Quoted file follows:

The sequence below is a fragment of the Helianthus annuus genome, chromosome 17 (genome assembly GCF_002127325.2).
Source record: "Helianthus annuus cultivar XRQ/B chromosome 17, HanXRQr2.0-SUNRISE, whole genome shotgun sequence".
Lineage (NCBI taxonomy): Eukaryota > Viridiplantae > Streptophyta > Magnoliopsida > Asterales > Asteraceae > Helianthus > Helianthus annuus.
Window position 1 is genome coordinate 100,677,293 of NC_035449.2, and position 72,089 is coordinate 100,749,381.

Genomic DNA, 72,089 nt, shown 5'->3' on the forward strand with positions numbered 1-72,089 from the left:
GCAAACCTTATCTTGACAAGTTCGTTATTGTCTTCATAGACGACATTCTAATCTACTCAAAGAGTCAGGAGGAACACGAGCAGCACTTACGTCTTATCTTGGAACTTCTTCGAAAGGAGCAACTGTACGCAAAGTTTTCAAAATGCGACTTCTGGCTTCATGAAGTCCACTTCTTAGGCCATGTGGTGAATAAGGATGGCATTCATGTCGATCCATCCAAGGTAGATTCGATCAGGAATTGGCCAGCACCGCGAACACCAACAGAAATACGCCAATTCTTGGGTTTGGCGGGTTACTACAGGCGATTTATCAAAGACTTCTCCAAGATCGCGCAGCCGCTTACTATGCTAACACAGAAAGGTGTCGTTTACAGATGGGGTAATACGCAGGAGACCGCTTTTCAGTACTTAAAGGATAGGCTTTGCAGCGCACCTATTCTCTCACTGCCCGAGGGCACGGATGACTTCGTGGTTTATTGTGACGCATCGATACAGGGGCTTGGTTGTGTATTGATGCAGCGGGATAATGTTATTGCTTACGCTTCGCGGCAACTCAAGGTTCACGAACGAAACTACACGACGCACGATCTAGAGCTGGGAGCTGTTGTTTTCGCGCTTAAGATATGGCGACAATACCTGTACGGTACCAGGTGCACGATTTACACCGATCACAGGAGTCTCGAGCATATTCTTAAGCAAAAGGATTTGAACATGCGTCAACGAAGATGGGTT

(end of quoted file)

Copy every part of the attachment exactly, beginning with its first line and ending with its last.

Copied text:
The sequence below is a fragment of the Helianthus annuus genome, chromosome 17 (genome assembly GCF_002127325.2).
Source record: "Helianthus annuus cultivar XRQ/B chromosome 17, HanXRQr2.0-SUNRISE, whole genome shotgun sequence".
Lineage (NCBI taxonomy): Eukaryota > Viridiplantae > Streptophyta > Magnoliopsida > Asterales > Asteraceae > Helianthus > Helianthus annuus.
Window position 1 is genome coordinate 100,677,293 of NC_035449.2, and position 72,089 is coordinate 100,749,381.

Genomic DNA, 72,089 nt, shown 5'->3' on the forward strand with positions numbered 1-72,089 from the left:
GCAAACCTTATCTTGACAAGTTCGTTATTGTCTTCATAGACGACATTCTAATCTACTCAAAGAGTCAGGAGGAACACGAGCAGCACTTACGTCTTATCTTGGAACTTCTTCGAAAGGAGCAACTGTACGCAAAGTTTTCAAAATGCGACTTCTGGCTTCATGAAGTCCACTTCTTAGGCCATGTGGTGAATAAGGATGGCATTCATGTCGATCCATCCAAGGTAGATTCGATCAGGAATTGGCCAGCACCGCGAACACCAACAGAAATACGCCAATTCTTGGGTTTGGCGGGTTACTACAGGCGATTTATCAAAGACTTCTCCAAGATCGCGCAGCCGCTTACTATGCTAACACAGAAAGGTGTCGTTTACAGATGGGGTAATACGCAGGAGACCGCTTTTCAGTACTTAAAGGATAGGCTTTGCAGCGCACCTATTCTCTCACTGCCCGAGGGCACGGATGACTTCGTGGTTTATTGTGACGCATCGATACAGGGGCTTGGTTGTGTATTGATGCAGCGGGATAATGTTATTGCTTACGCTTCGCGGCAACTCAAGGTTCACGAACGAAACTACACGACGCACGATCTAGAGCTGGGAGCTGTTGTTTTCGCGCTTAAGATATGGCGACAATACCTGTACGGTACCAGGTGCACGATTTACACCGATCACAGGAGTCTCGAGCATATTCTTAAGCAAAAGGATTTGAACATGCGTCAACGAAGATGGGTT